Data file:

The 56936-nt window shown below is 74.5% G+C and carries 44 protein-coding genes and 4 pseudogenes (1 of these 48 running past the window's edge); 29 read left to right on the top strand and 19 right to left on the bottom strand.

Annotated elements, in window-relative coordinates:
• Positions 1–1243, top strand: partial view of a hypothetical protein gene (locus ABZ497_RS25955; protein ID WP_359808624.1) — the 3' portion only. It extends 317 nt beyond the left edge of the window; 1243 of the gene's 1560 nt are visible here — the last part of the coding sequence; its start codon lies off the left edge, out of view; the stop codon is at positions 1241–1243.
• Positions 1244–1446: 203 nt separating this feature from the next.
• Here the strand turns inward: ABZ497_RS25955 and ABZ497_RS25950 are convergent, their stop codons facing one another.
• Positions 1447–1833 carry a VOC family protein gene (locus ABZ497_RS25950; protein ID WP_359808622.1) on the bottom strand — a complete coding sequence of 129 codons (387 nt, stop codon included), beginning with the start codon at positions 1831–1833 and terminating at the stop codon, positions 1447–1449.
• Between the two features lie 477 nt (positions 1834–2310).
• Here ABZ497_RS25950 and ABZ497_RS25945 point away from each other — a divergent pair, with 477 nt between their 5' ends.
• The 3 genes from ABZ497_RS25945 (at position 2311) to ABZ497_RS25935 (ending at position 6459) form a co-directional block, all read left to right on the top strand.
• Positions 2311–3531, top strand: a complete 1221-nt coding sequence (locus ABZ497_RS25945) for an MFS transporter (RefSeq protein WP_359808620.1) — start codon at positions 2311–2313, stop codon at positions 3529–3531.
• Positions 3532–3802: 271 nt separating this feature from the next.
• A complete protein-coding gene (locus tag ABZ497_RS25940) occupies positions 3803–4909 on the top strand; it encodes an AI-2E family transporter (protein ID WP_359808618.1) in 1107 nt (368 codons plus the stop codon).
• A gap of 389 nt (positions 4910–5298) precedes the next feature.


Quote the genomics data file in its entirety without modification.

The 56936-nt window shown below is 74.5% G+C and carries 44 protein-coding genes and 4 pseudogenes (1 of these 48 running past the window's edge); 29 read left to right on the top strand and 19 right to left on the bottom strand.

Annotated elements, in window-relative coordinates:
• Positions 1–1243, top strand: partial view of a hypothetical protein gene (locus ABZ497_RS25955; protein ID WP_359808624.1) — the 3' portion only. It extends 317 nt beyond the left edge of the window; 1243 of the gene's 1560 nt are visible here — the last part of the coding sequence; its start codon lies off the left edge, out of view; the stop codon is at positions 1241–1243.
• Positions 1244–1446: 203 nt separating this feature from the next.
• Here the strand turns inward: ABZ497_RS25955 and ABZ497_RS25950 are convergent, their stop codons facing one another.
• Positions 1447–1833 carry a VOC family protein gene (locus ABZ497_RS25950; protein ID WP_359808622.1) on the bottom strand — a complete coding sequence of 129 codons (387 nt, stop codon included), beginning with the start codon at positions 1831–1833 and terminating at the stop codon, positions 1447–1449.
• Between the two features lie 477 nt (positions 1834–2310).
• Here ABZ497_RS25950 and ABZ497_RS25945 point away from each other — a divergent pair, with 477 nt between their 5' ends.
• The 3 genes from ABZ497_RS25945 (at position 2311) to ABZ497_RS25935 (ending at position 6459) form a co-directional block, all read left to right on the top strand.
• Positions 2311–3531, top strand: a complete 1221-nt coding sequence (locus ABZ497_RS25945) for an MFS transporter (RefSeq protein WP_359808620.1) — start codon at positions 2311–2313, stop codon at positions 3529–3531.
• Positions 3532–3802: 271 nt separating this feature from the next.
• A complete protein-coding gene (locus tag ABZ497_RS25940) occupies positions 3803–4909 on the top strand; it encodes an AI-2E family transporter (protein ID WP_359808618.1) in 1107 nt (368 codons plus the stop codon).
• A gap of 389 nt (positions 4910–5298) precedes the next feature.